Wintry Years Keep Oil Men Shivering
Byline: BRIAN O'CONNOR
A CHILL wind is blowing through the oil industry.
Before it dies, it could knock over a batch of vulnerable companies and force others to huddle together for shelter.
It might overturn a despot or two in the producer nations, which have a proclivity for despots. It might even tweak the tail of the mighty USA. And in Britain it threatens thousands of North Sea jobs.
The chill comes from a steep, two-year fall in crude prices. Demand faltered as Asia and then Latin America hit trouble, and supplier nations carried on pumping as if there were no tomorrow.
The resulting 55pc fall for the world's most traded commodity must have profound effects.
Ask investors. Explorers' shares have fallen two-thirds in a year, trailing the market by 65pc. Cairn Energy, the Bangladesh gas star which soared to [pounds sterling]1bn market value on the strength of one successful well, is worth just [pounds sterling]150m today, with its shares back from 635p to 88p. British Borneo, 520p 15 months ago, languishes at 91p.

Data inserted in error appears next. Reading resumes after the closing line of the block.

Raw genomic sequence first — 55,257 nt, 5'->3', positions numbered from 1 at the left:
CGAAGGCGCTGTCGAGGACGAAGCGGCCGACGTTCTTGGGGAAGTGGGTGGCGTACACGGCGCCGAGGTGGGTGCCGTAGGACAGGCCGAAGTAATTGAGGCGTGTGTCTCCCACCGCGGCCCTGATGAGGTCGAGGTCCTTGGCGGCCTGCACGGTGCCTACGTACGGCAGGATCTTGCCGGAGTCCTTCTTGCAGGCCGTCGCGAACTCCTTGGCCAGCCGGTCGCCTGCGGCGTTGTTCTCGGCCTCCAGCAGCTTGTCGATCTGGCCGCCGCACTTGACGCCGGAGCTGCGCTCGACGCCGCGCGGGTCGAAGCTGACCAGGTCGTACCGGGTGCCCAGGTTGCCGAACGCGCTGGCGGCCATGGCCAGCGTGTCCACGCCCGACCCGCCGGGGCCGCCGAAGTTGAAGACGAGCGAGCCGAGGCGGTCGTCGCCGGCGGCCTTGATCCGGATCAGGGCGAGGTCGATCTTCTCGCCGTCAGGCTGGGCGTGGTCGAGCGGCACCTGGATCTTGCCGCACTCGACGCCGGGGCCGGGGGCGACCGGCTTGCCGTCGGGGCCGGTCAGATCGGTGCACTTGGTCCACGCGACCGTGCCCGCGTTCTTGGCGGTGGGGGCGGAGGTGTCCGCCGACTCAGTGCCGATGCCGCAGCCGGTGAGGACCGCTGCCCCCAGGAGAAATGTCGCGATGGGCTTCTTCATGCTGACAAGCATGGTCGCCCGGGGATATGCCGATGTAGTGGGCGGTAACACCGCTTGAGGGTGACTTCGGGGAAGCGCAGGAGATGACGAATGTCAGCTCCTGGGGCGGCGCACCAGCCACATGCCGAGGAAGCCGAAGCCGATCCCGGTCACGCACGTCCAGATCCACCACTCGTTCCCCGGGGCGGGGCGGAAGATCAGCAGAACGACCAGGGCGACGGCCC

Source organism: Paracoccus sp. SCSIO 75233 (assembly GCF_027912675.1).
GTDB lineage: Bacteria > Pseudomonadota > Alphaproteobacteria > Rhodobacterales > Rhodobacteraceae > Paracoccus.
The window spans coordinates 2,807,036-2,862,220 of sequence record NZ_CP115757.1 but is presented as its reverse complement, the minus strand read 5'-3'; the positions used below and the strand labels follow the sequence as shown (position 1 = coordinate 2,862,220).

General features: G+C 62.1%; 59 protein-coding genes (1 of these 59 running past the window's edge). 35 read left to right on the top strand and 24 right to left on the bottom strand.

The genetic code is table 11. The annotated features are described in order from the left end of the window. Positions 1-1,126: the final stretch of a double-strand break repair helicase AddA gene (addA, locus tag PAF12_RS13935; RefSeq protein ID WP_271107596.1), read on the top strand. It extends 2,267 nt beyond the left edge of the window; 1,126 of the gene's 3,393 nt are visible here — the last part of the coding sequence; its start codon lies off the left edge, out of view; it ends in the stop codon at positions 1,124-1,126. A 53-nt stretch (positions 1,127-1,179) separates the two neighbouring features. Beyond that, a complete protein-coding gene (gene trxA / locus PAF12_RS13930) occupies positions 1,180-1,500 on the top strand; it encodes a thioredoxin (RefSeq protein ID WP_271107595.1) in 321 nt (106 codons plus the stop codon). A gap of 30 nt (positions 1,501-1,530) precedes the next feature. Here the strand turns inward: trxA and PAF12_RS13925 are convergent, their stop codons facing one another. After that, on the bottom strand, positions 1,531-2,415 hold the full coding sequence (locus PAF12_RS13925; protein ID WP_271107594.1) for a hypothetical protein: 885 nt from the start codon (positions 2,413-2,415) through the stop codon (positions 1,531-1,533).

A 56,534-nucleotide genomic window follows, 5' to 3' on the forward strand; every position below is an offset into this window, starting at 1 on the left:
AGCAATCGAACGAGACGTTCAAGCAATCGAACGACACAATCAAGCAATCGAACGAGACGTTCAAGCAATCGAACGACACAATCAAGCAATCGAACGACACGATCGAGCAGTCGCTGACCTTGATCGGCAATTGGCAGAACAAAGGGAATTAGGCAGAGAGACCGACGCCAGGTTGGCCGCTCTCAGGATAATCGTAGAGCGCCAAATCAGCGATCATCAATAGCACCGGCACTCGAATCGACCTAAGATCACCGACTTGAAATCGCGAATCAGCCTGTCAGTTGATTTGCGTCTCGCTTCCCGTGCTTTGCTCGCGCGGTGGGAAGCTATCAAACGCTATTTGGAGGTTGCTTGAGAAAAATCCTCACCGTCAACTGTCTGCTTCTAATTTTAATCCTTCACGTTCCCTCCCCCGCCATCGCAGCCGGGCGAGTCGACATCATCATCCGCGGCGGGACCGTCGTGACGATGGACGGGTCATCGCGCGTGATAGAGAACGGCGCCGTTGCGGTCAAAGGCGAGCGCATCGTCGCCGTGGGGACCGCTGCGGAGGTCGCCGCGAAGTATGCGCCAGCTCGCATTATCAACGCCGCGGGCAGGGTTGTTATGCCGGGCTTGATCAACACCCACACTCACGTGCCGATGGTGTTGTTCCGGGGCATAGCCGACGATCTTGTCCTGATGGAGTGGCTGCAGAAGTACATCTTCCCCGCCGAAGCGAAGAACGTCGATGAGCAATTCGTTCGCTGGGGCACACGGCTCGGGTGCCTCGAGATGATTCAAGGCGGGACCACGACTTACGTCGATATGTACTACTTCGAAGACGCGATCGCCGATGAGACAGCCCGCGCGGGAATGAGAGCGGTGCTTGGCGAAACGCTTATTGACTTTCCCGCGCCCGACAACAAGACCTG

Even giants are having a hard time.
The value of Shell, once a core holding for City funds, has been slashed by [pounds sterling]1bn a month over the past year.
Premier Oil, down from 51p in May to 11 1 /2 p, has a market value barely half its borrowings. Chief executive Charles Jamieson says: 'It is untrue to suggest any problems. We have good assets.' But such ratios tend to make the bankers more important than shareholders.
All explorers are counting their cash.
Lasmo, which reported losses of [pounds sterling]48m for 1998, has [pounds sterling]450m in the bank, though it also has [pounds sterling]1.1bn debt. Its fear is that if you have to go cap in hand to banks, you may emerge without your cap, shirt and various other garments.
Today's wise virgins are those who filled their lamps not with oil but with cash through share issues while the going was good. Even these are nervous. One chief executive says: 'We are all watching Enterprise and Lasmo. …